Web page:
Whilst the Information Regulator has not yet established a procedure for the approval of ‘Binding Corporate Rules’, nor has it provided any guidelines on what should be housed under a ‘Cross Border Transfer Agreement’, it is imperative that in future, all organisations in South Africa have:

  • a policy setting out the organization’s rules and procedures when it comes to the sharing of Personal Information amongst the various entities which form part of the organisation – both locally and cross-border; and
  • an agreement, which will be concluded with any Recipient of Personal Information which the organization sends outside South Africa, and which compels the recipient contractually to handle and use the personal information in accordance with the South African law, PoPIA.

A binding agreement often takes the form of a data processing agreement (DPA) between the parties and is one of the most common ways of achieving cross-border data transfers in compliance with the law. Other solutions, such as binding corporate rules (BCRs) are often deemed too unwieldy and demanding.


In Section 72 of Chapter 9, PoPIA states the following:

‘A responsible party in the Republic may not transfer personal information about a data subject to a third party who is in a foreign country …’ and then proceeds to list a number of exceptions which are discussed below.

Chapter 5 of the GDPR deals with cross-border data transfers. In Article 49 provides that:

‘Any transfer of personal data which are undergoing processing or are intended for processing after transfer to a third country or to an international organisation shall take place only if, subject to the other provisions of this Regulation, the conditions laid down in this Chapter are complied with by the controller and processor, including for onward transfers of personal data from the third country or an international organization to another third country or to another international organization. All provisions in this Chapter shall be applied in order to ensure that the level of protection of natural persons guaranteed by this Regulation is not undermined.’

Where PoPIA sets out exceptions, GDPR sets out requirements. We can compare the PoPIA exceptions to the GDPR requirements as follows:

  • PoPI Act – Data is not allowed to be transferred across international borders to a third party.
  • GDPR – Data can be transferred on the basis of an adequacy decision by the Commission.
  • GDPR – Data can be transferred subject to appropriate safeguards.
  • GDPR – Data can be transferred on the basis of binding corporate rules.
  • GDPR – Data can be transferred by force on mutual international agreements.
  • PoPI Act – Exceptions – Cross-border data transfers are acceptable: With consent of the data subject; For the performance of a contract, or for pre-contractual measures in response to the data subject’s request. For the conclusion of a contract between the controller and a third party for the benefit of the data subject. For the benefit of the data subject where: (a) consent cannot be reasonably obtained or (b) where consent can be obtained, it is likely that consent would be granted. When adequate protection is provided for where the third part is bound by law, agreements, or corporate rules.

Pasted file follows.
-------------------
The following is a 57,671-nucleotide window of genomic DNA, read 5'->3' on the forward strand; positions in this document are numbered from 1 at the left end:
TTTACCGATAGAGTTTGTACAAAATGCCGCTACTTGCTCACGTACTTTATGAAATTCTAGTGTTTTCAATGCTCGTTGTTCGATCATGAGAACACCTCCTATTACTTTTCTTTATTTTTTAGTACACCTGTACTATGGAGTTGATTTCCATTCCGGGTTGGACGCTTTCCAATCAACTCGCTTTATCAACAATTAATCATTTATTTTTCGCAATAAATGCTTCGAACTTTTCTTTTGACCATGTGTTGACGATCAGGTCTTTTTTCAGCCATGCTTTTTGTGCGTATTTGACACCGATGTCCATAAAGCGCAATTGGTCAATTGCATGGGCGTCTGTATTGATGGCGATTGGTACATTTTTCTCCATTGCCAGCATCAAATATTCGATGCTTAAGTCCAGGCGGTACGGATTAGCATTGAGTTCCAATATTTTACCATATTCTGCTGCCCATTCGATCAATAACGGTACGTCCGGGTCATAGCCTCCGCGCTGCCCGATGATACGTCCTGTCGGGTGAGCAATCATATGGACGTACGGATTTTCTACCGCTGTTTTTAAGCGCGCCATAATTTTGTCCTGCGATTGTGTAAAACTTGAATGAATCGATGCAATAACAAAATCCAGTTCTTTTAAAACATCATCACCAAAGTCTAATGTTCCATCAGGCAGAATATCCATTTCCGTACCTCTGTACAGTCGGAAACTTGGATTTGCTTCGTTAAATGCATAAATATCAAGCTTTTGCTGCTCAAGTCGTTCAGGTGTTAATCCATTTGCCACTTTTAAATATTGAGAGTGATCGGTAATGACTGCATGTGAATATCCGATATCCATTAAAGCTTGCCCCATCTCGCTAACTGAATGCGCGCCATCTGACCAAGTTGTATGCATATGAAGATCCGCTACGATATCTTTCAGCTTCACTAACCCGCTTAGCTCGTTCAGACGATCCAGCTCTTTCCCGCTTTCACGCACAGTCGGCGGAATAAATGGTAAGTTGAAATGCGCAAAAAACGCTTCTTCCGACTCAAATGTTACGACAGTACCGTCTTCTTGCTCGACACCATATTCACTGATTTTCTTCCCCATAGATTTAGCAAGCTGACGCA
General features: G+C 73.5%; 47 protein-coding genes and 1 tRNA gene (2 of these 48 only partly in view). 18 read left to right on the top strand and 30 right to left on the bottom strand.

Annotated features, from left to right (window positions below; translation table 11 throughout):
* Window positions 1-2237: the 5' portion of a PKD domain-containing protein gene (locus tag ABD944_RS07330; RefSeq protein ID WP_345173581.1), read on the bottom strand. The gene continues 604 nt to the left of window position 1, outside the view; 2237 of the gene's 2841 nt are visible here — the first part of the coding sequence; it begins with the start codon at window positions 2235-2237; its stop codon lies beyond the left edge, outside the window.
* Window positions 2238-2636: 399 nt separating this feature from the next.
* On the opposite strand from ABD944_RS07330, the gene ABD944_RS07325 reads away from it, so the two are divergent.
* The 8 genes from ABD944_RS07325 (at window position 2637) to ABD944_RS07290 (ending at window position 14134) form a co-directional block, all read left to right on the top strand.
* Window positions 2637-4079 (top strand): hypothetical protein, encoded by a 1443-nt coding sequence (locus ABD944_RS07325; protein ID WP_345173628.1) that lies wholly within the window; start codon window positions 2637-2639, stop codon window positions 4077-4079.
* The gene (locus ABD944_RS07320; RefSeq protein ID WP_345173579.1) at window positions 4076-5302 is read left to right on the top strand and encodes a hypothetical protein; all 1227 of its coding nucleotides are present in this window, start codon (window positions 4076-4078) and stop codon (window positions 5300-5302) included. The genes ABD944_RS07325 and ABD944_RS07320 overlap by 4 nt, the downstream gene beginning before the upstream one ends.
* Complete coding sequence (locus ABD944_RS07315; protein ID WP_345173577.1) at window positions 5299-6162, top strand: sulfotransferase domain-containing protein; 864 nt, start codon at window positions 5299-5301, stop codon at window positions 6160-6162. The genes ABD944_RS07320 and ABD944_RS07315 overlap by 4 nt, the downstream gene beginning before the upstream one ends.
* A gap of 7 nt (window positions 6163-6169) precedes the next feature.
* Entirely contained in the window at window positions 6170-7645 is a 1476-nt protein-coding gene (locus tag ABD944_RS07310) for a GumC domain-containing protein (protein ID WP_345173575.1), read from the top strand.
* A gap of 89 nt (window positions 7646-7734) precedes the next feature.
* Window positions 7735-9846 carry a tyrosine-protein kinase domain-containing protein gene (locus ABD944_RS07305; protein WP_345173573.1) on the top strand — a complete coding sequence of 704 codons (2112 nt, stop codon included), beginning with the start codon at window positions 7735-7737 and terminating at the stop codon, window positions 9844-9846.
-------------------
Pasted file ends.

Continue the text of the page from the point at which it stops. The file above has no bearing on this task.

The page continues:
• GDPR – With consent of the data subject. When necessary for performance of a contract (between the controller and data subject). When necessary for performance of a contract (between the controller and a third party for the benefit of a data subject). When it is in the public interest. When necessary for the exercise or defence of legal claims. For the protection of vital interests where the data subject is unable to give consent. When transferred from publicly accessible registers.

How the laws differ

At face value, PoPIA prohibits cross-border data transfers, whereas GDPR provides strict requirements for such a transfer to take place. This makes sense as the EU consists of many co-operative countries who are bound to have organisations span international boundaries.

However, the emphasis in section 72 of PoPIA is not on prohibiting data flowing out of the country, but rather on the exceptions themselves. The exceptions are designed to safeguard data when they flow outside of the country. With this understanding, the differences between the two laws regarding cross-border transfers are mostly superficial.
When it comes to the exceptions, GDPR provides additional possibilities that relate to the public interest or publicly accessible data. GDPR also provides an exclusion related to legal applications, which PoPIA lacks. Finally, in Article 20, the GDPR provides the data subject with the right to transfer data from one controller to another, called data portability, which is absent from PoPIA.


In order to ensure compliance under PoPIA, it is imperative that a business, in transferring personal information outside of South Africa (and particularly to countries where there is no EU declaration of adequate safeguards and/or where juristic personal information is processed) to ensure that:

  • carry out due diligence checks of the data protection laws (if any) in place in the foreign country that they wish to export the personal information to obtain advice on the laws in that foreign country that permit access to personal information by government agencies; and
  • put in place the appropriate safeguards in comprehensive data-transfer agreements or binding corporate rules (which would only apply to transfers of personal information within a group of companies).